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Can a Combination of AT1R Antagonist and Vitamin D Treat the Lung Complication of COVID-19?

Severe Acute Respiratory Distress Syndrome caused by a novel human coronavirus SARS-CoV-2 named COVID-19 and declared as a pandemic. This paper reviews the possibility of repurposing angiotensin type 1 receptor (AT1R) antagonists and vitamin D to treat COVID-19. ACE2 protein found on the cell membranes is the target of SARS-CoV-2 for entering into the host cells. Viral spike protein-binding with ACE2 down-regulates it. As ACE2 is known to protect the lung from injuries, SARS-CoV-2-induced ACE2 deficiency may expose patients to lung damage. AT1R antagonists and vitamin D increase the expression of ACE2 independently. Besides, vitamin D suppresses the compensatory increase in renin levels following the inhibition of the renin-angiotensin system by AT1R antagonists. Therefore, a combination of AT1R antagonists and vitamin D may offer protection against COVID-19 induced lung injury

Year of Publication: 2020
Contained in: The American journal of the medical sciences Vol. 360, No. 4 (2020), p. 338-341
All journal articles: Search for all articles in this journal
Language: English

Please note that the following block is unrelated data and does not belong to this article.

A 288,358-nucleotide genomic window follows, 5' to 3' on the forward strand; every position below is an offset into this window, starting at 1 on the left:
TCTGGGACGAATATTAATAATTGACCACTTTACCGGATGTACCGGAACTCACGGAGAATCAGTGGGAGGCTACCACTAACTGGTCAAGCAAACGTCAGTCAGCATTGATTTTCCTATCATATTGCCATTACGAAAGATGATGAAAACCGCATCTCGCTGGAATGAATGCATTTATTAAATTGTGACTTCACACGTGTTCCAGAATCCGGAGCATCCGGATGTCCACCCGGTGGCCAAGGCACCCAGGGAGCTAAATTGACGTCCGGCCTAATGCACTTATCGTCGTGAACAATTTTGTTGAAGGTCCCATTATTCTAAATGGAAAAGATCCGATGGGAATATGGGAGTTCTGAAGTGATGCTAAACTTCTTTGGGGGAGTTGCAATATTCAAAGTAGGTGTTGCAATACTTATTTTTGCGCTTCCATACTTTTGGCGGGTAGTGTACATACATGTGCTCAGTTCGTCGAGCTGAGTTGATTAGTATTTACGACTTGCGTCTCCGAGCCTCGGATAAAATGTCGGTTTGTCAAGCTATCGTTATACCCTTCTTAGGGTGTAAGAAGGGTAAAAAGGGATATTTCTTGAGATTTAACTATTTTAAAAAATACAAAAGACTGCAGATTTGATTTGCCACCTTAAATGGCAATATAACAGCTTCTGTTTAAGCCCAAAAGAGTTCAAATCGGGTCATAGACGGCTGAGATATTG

Contributors: Rafiullah, Mohamed | Author
Full text access:
Electronic availability is being checked...
Links: Full Text (dx.doi.org)
Keywords: 1406-16-2
COVID-19
Coronavirus
EC 3.4.15.1
EC 3.4.17.-
Journal Article
Review
SARS-CoV-2
SARS
angiotensin converting enzyme 2
Additional Keywords: Angiotensin II Type 1 Receptor Blockers
Animals
Betacoronavirus
Coronavirus Infections
Host-Pathogen Interactions
Humans
Pandemics
Peptidyl-Dipeptidase A
Pneumonia, Viral
Renin-Angiotensin System
Severe Acute Respiratory Syndrome
Virus Internalization
Vitamin D
Vitamins
ISSN: 1538-2990
Note: Copyright: From MEDLINE®/PubMed®, a database of the U.S. National Library of Medicine
Notes: Date Completed 09.10.2020
Date Revised 09.10.2020
published: Print-Electronic
Citation Status MEDLINE
Copyright: From MEDLINE®/PubMed®, a database of the U.S. National Library of Medicine
PMID:
    32736832
Physical Description: Online-Ressource
ID (e.g. DOI, URN): 10.1016/j.amjms.2020.07.018
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